The spectacular implosion of the WeWork initial public offering (IPO) in the United States has forced a hard-eyed look not only at that company but the entire technology capital ecosystem. Critics note again that the WeWork story is another case of hype and attitude overwhelming hard work and accomplishments, where enthusiasm swamped evidence. Subject to scrutiny, WeWork succumbed to reality, its founder and chief executive was forced from office and the most glaring abuses of the IPO rectified. But, it is worth remembering, ultimately, the system worked.

WeWork was founded in 2010 by Adam Neumann and Miguel McKelvey as an “eco-friendly coworking space.” Neumann proved to be a dynamic and engrossing entrepreneur: From a single shared office in the SoHo district of New York City, he turned WeWork into a global behemoth that operates in 111 cities around the world, has over 525,000 members and more than 12,000 employees. It is the largest private office tenant in Manhattan, the second-largest in London (second only to the British government) and the fourth-largest in San Francisco. Within a year of entering the Japanese market, it had opened 11 locations across the country and anticipates tripling that number by the end of 2019. Real estate investors have noted the impact of WeWork, pushing up land and office building prices in parts of Tokyo.

Neumann sold the company as the future of work. It leased buildings and prepared them for sublet to individual tenants — small business, startups and freelancers — who could not afford permanent office space. But WeWork is more than just an office: It is an experience, offering everything from professional training to personal relaxation, with all the accoutrements of daily work and life (coffee, yoga) thrown in. Neumann liked to say that WeWork sought to “elevate the world’s consciousness.”

Initially, investors were intrigued. Softbank’s Masayoshi Son provided more than $10 billion in funds, calling WeWork “his next Alibaba” — a reference to a $20 million investment that paid back $50 billion when it went public. As WeWork began preparations to go public, initial valuations reached $47 billion.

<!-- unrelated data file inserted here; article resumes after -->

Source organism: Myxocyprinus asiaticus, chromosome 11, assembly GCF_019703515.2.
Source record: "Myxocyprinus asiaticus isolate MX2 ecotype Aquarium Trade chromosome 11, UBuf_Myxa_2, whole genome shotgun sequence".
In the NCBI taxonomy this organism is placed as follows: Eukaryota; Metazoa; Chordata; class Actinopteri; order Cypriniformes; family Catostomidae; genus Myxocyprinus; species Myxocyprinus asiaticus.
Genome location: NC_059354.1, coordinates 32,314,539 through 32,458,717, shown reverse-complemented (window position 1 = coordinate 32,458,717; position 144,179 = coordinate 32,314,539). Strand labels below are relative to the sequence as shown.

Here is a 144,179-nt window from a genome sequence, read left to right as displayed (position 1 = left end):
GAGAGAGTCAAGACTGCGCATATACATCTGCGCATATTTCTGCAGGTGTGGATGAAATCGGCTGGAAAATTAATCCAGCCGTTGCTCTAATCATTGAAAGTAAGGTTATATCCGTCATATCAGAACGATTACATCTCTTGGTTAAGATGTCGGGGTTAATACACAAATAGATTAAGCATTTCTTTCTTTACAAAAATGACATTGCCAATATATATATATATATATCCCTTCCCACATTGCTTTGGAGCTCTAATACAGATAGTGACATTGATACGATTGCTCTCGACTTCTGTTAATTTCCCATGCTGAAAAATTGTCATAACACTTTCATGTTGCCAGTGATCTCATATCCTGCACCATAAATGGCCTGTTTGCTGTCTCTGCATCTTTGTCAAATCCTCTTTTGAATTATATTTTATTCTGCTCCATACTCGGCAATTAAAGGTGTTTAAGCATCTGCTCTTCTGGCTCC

The prospectus for that offering was eye-opening and deflating. The company was a huge landlord, but that created sobering operating expenses — $50 billion in lease commitments — and no guarantee of revenue from armies of freelancers that could not afford long-term commitments of their own. The figures were not reassuring: WeWork’s revenue increased to $1.8 billion in 2018, but the company lost $1.6 billion that year. According to projections, WeWork needed $3 billion in cash to get through 2019. Despite $12 billion in investments, it had never reported a profit.

In addition to financial issues, there was the problem of Neumann himself. The prospectus noted that he ensured his continued control of the company through a special class of shares and the power to fire the board of directors; he had used some of his WeWork stock to secure a $500 million personal loan; he owned four buildings that WeWork was paying him to lease; and he was paid nearly $6 million for the trademark “We,” which the company had recently adopted. (Those funds were returned after the resulting uproar). In addition, there were tales of adolescent behavior that raised questions about his judgment. Hanging over it all, however, was a board that did not rein him in.

The furor that greeted the prospectus prompted the shelving of the IPO, the slowing of expansion plans, the prospect of layoffs of as much as one-third of the company’s workforce and Neumann’s decision to step down and his replacement by two co-CEOs.

The WeWork failure is not unique. It follows similarly lackluster IPOs by ride-sharing companies Uber and Lyft, and that of Peloton, the stationary bicycle manufacturer that considers itself a technology platform as well. Neumann is another “bad-boy founder” like Travis Kalanick, who was forced to step down as head of Uber after reports surfaced of his abusive behavior. Yet for all the flaws in WeWork’s ambitions, the system worked. Public scrutiny laid bare the gap between WeWork’s aims and its reality. WeWork is, despite the hype, a real estate arbitrage, and should be valued accordingly.

The experience also raises questions about Son and his investment strategy. The Alibaba bet cemented his reputation as a bold and far-sighted investor: He speaks of a 300-year plan. Doubts are now emerging about his second Vision Fund, which is working to raise another $100 billion for disruptive investments. WeWork is the most recent flameout of his big bets: If a reworked IPO only fetches $10 billion as some analysts anticipate, Son will lose money on the deal. To be a success, Son does not need every investment to be “another Alibaba” but he must be able to see through the hype. He may have been seduced by Neumann, but the market was not.

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